1) One classroom thing I want to do again next year: I did a much better job of using my "Ticket out the Door" poster this year, and I want to be sure to continue that practice next year (and improve it even more).

Click to see on Pinterest

2) One classroom thing I want to change next year: I need to super-organize my materials into binders, as I found on Pinterest (Ms. DeCarbo at Sugar and Spice). I do have my materials in binders already, but I have larger binders that separate materials more by the type of activity than by topic. So I want to reorganize by topic....it could take me a while!

Click to see on Pinterest
3) One gift idea for instructional assistants: I have been thinking about this one a lot lately, because my instructional assistant's last day is Thursday. I usually have trouble thinking of cute, unique ideas, so I searched Pinterest, and found this one from "Life is What You Make It." This is a great idea - quick and easy (and useful), which is perfect for me!

4) One classroom organization tip: This may seem basic, but I still have to remind myself to do it every day - put things back where they belong! In the course of my day, I use so many different materials and "accumulate" such a variety of new papers that things can get disorganized very quickly. Immediately putting materials back where they belong and putting new materials in their appropriate place (even if it's the trash can!) helps keep that potential chaos of papers at bay.

Have a fantastic end of the year, and before you sail into summer, check out the rest of the blogs in the blog hop!

Thursday, May 7, 2015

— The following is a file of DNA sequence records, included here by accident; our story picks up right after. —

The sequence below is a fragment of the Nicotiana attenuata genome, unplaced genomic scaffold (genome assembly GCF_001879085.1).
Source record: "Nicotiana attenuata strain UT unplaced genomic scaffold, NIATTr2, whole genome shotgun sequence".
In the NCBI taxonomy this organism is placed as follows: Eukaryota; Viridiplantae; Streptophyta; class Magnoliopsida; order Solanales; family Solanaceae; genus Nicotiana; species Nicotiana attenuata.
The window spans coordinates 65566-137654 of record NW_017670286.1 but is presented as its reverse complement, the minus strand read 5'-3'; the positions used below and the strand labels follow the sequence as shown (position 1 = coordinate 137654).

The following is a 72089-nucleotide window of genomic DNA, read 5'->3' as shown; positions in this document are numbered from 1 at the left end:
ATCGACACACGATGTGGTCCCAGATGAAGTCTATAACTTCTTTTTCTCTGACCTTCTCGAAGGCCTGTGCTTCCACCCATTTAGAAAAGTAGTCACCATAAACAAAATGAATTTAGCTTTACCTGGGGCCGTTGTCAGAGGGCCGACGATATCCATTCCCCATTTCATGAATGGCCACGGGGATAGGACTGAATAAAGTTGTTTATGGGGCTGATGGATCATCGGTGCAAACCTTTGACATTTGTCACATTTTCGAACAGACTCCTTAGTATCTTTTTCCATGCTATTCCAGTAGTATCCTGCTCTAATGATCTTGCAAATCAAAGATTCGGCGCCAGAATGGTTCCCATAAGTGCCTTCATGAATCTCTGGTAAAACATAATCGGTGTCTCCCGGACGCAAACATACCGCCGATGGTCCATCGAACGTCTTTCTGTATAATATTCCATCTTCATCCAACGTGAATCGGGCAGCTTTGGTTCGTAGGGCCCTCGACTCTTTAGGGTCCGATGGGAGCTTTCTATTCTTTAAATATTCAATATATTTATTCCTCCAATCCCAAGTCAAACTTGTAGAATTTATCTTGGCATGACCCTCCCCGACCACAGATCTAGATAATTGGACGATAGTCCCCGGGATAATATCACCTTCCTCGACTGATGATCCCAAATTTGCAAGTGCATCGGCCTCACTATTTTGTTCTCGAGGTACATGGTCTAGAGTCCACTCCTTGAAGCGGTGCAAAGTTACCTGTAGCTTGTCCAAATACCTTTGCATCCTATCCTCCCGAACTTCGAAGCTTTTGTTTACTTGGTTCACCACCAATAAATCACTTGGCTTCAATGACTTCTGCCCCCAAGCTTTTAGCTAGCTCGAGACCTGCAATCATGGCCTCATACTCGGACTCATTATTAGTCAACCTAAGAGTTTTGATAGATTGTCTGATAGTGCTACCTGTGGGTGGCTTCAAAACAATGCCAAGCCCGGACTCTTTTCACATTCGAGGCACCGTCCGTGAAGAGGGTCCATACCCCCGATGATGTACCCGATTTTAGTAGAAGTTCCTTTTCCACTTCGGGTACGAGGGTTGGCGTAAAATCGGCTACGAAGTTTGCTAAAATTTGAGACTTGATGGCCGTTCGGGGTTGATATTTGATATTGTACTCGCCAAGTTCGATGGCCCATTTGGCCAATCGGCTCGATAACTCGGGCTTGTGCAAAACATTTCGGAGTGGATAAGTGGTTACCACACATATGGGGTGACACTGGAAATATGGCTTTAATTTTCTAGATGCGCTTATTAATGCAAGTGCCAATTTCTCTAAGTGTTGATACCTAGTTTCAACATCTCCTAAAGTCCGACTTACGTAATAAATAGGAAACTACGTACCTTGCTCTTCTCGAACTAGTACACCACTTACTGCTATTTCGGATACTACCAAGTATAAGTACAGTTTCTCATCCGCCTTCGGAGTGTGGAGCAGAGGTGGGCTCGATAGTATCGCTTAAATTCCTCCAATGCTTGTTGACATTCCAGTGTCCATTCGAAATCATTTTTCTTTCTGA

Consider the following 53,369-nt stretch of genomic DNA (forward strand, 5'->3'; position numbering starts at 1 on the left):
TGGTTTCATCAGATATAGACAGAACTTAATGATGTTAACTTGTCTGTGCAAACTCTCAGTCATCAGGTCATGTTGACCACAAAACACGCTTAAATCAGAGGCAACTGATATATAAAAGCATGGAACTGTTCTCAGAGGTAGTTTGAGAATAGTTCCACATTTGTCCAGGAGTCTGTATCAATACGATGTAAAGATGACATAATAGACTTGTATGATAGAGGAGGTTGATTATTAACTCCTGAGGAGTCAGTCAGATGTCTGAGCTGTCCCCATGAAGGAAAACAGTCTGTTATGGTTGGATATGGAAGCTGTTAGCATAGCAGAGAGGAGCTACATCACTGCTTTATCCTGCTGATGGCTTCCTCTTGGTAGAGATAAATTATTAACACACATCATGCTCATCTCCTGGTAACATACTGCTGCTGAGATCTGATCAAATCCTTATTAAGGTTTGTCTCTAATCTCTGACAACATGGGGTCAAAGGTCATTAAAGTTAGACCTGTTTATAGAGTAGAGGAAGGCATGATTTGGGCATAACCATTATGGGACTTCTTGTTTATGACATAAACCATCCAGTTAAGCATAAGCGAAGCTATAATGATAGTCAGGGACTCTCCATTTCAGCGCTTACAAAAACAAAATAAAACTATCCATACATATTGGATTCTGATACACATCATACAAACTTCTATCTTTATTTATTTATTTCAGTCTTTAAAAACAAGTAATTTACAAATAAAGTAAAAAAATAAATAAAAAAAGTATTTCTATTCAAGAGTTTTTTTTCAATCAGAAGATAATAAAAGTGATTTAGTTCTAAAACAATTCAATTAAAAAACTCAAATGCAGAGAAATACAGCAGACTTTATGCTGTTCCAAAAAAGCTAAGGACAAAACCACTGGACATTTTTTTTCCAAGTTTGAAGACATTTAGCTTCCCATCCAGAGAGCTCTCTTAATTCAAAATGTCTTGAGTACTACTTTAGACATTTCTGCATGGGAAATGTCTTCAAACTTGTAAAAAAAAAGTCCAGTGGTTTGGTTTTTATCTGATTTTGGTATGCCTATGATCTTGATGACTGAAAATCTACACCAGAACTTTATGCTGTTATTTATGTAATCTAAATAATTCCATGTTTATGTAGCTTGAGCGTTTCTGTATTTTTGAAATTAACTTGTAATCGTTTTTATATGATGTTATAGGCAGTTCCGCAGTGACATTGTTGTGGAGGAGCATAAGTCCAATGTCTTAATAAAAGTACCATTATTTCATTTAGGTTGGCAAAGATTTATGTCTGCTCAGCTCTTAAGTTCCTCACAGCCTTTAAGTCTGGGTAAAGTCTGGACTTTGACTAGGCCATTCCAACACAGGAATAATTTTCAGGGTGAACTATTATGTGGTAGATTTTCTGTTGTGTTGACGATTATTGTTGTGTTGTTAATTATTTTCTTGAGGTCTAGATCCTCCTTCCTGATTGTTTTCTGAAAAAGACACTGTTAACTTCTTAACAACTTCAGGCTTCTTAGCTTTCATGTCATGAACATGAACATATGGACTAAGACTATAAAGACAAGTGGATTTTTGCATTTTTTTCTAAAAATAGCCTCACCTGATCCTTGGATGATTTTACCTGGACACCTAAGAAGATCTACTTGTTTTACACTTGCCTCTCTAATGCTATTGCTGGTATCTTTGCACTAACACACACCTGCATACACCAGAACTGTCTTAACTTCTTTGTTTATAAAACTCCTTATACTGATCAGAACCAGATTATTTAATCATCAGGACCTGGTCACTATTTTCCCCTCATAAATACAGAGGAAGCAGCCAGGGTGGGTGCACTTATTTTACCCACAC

Graphing Functions, with a Freebie

I can't believe it's May already! Time is moving so quickly (as usual), and we are down to about one month left of school!

Our state testing wrapped up and we have started working with function tables and graphing function equations, on a pretty basic level.  We used some practice from our textbook, and the students created functions for each other to graph, but I was feeling that it just wasn't enough practice. I couldn't find anything to suit my needs "exactly," so I decided to make a shorter Footloose activity to give the students some extra practice (along with the movement that Footloose provides).

Click to download for free:)
I created 15 cards that give the directions and the functions. The cards all have the same directions, but they have different functions to graph.

The answer grid for this activity is actually 2 pages - one for students to choose x-values and find ordered pairs using a table and a second one for them to graph the functions. The grids on the graphing page are definitely small, and I was a little worried that they might be too small, but overall, the students had no trouble with the tiny grids. I had one student (out of 125 students) who asked if he could use bigger graph paper, which was fine. The rest of the students did well with the grids.